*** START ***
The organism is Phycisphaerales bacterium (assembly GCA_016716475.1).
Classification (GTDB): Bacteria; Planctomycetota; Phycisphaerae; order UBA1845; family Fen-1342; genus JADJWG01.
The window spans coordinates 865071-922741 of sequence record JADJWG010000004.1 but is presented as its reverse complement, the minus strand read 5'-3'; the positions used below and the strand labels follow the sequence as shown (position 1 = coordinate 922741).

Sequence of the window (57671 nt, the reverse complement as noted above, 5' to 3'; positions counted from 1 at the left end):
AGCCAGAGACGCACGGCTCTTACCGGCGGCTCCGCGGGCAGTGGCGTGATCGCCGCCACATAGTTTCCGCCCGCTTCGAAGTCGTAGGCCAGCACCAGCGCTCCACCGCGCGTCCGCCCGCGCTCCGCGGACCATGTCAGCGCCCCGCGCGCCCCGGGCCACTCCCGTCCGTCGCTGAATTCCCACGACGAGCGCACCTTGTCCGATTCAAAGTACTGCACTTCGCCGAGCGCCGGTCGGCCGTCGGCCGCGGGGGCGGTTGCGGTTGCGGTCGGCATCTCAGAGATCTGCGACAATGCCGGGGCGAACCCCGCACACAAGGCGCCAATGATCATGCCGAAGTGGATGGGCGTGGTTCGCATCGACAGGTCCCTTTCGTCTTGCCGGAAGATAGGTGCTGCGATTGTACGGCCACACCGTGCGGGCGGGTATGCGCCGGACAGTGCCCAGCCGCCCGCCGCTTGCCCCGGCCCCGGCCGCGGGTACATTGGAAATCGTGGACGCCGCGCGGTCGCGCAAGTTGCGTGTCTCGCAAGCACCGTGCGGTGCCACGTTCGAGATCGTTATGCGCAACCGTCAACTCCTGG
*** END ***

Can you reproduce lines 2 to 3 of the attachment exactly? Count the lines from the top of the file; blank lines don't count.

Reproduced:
Classification (GTDB): Bacteria; Planctomycetota; Phycisphaerae; order UBA1845; family Fen-1342; genus JADJWG01.
The window spans coordinates 865071-922741 of sequence record JADJWG010000004.1 but is presented as its reverse complement, the minus strand read 5'-3'; the positions used below and the strand labels follow the sequence as shown (position 1 = coordinate 922741).